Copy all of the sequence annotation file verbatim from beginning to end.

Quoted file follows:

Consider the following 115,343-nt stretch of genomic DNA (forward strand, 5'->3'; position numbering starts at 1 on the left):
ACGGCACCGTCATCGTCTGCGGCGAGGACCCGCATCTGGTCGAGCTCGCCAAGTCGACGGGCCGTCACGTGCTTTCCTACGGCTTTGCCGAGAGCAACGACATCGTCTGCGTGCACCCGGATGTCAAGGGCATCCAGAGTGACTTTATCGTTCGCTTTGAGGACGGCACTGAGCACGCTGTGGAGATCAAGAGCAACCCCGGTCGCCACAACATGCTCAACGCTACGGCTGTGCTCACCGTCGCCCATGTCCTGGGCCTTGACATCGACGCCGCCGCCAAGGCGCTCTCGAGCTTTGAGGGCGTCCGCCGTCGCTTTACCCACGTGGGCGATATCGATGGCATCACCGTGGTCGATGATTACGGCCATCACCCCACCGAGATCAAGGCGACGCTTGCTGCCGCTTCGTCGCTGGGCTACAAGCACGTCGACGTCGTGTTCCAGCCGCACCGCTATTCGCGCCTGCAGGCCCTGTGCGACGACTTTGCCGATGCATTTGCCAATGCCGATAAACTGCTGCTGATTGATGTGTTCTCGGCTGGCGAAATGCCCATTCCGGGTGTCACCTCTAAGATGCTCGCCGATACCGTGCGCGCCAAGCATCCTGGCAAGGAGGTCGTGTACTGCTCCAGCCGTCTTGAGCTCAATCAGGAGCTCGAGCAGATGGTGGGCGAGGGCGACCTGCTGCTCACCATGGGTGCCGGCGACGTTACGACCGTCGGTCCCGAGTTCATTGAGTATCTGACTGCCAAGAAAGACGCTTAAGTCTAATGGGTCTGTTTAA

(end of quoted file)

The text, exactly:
Consider the following 115,343-nt stretch of genomic DNA (forward strand, 5'->3'; position numbering starts at 1 on the left):
ACGGCACCGTCATCGTCTGCGGCGAGGACCCGCATCTGGTCGAGCTCGCCAAGTCGACGGGCCGTCACGTGCTTTCCTACGGCTTTGCCGAGAGCAACGACATCGTCTGCGTGCACCCGGATGTCAAGGGCATCCAGAGTGACTTTATCGTTCGCTTTGAGGACGGCACTGAGCACGCTGTGGAGATCAAGAGCAACCCCGGTCGCCACAACATGCTCAACGCTACGGCTGTGCTCACCGTCGCCCATGTCCTGGGCCTTGACATCGACGCCGCCGCCAAGGCGCTCTCGAGCTTTGAGGGCGTCCGCCGTCGCTTTACCCACGTGGGCGATATCGATGGCATCACCGTGGTCGATGATTACGGCCATCACCCCACCGAGATCAAGGCGACGCTTGCTGCCGCTTCGTCGCTGGGCTACAAGCACGTCGACGTCGTGTTCCAGCCGCACCGCTATTCGCGCCTGCAGGCCCTGTGCGACGACTTTGCCGATGCATTTGCCAATGCCGATAAACTGCTGCTGATTGATGTGTTCTCGGCTGGCGAAATGCCCATTCCGGGTGTCACCTCTAAGATGCTCGCCGATACCGTGCGCGCCAAGCATCCTGGCAAGGAGGTCGTGTACTGCTCCAGCCGTCTTGAGCTCAATCAGGAGCTCGAGCAGATGGTGGGCGAGGGCGACCTGCTGCTCACCATGGGTGCCGGCGACGTTACGACCGTCGGTCCCGAGTTCATTGAGTATCTGACTGCCAAGAAAGACGCTTAAGTCTAATGGGTCTGTTTAA